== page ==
Skip to content

FDA Regulatory and Compliance Monthly Recap — August 2019

FDA publishes final guidance on postmarket safety reporting requirements for combination products and their constituent parts

The FDA released final guidance detailing postmarket safety reporting (PMSR) requirements for combination products and their constituent parts—medical products that combine devices, drugs and/or biologics—that have received marketing authorization from the agency.
In response to growing interest from manufacturers looking to develop medical products that combine devices, drugs and/or biologics, the FDA released final guidance detailing PMSR requirements for combination products and their constituent parts. The document addresses ways to comply with PMSR requirements issued by the agency in 2016, codified in 21 CFR Part 4, Subpart B. 
To ensure consistent and complete reporting while avoiding duplication, Section I of the guidance explains that its aim is to help applicants comply with PMSR requirements for combination products that received FDA marketing authorization, and briefly describes the subsequent sections. Section II of the guidance offers general information on combination products and how the agency regulates them. Section III summarizes the final rule and provides an overview of those entities subject to the rule as well as the safety reporting requirements applicable to them. Section IV further describes specific combination product PMSR report types. Section V offers guidance on how, where and when to submit PMSR reports to the agency. And Section VI gives hypothetical scenarios showing how to comply with certain combination product PMSR requirements. 
The guidance also looks at other PMSR requirements applicable to entities not covered by the rule that are involved in the manufacture or marketing of combination products. Such entities include manufacturers, distributors and packers named on the label of over-the-counter combination products not subject to premarket review that include a drug constituent part; nonapplicants listed as a manufacturer, distributor or packer on the label of a combination product that has a drug or biological product component; manufacturers, distributors and packers of unapproved prescription combination products that include a drug constituent part; manufacturers, user facilities and importers for combination products that include a device constituent part; and manufacturers and importers of combination products that include a device constituent part.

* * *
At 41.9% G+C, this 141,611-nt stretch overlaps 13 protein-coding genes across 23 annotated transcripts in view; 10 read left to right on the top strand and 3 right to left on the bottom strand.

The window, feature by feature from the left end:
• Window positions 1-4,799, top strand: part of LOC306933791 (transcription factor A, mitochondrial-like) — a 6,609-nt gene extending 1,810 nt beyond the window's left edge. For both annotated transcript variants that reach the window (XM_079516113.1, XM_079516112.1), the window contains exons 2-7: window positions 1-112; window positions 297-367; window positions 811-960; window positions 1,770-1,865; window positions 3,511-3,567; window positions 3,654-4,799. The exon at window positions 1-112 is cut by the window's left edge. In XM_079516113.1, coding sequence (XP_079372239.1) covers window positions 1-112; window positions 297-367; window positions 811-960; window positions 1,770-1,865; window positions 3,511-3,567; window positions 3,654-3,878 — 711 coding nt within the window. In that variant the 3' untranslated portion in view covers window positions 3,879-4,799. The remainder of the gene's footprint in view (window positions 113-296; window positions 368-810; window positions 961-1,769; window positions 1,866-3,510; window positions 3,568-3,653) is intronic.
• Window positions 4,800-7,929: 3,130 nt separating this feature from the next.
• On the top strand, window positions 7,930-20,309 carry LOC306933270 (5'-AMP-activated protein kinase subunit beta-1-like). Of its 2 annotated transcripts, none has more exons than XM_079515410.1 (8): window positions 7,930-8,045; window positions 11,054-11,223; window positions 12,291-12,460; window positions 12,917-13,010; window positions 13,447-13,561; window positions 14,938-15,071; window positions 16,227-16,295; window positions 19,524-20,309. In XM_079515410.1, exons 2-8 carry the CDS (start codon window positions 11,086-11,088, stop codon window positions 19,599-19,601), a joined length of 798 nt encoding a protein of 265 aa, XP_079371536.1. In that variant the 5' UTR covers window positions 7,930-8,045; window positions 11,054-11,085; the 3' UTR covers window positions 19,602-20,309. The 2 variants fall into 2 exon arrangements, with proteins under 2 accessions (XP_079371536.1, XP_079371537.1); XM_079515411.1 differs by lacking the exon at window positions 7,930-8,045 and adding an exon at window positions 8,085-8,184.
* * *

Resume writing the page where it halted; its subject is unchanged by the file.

The document details how makers of combination products can comply with a final rule issued in 2016 that established safety report submission requirements based on all the constituent parts of the product in addition to application-type reporting. That rule also required makers of constituent parts to share certain postmarket safety information with one another. 
The FDA does not plan to enforce 21 CFR 4.102(c) and (d) (constituent part-based PMSR requirements), 4.104(b)(1) and (b)(2) (submission process for constituent part-based Individual Case Safety Reports (ICSRs)), and 4.105(b) (recordkeeping requirements) until: 
  • July 31, 2020, for combination product applicants using the FDA Adverse Event Reporting System and Electronic Medical Device Reporting System to report ICSRs; and
  • Jan. 31, 2021, for combination product applicants using the Vaccine Adverse Event Reporting System to report ICSRs.

OPDP issues untitled letter to CooperSurgical for advertisement for intrauterine contraceptive device flagged under Bad Ad program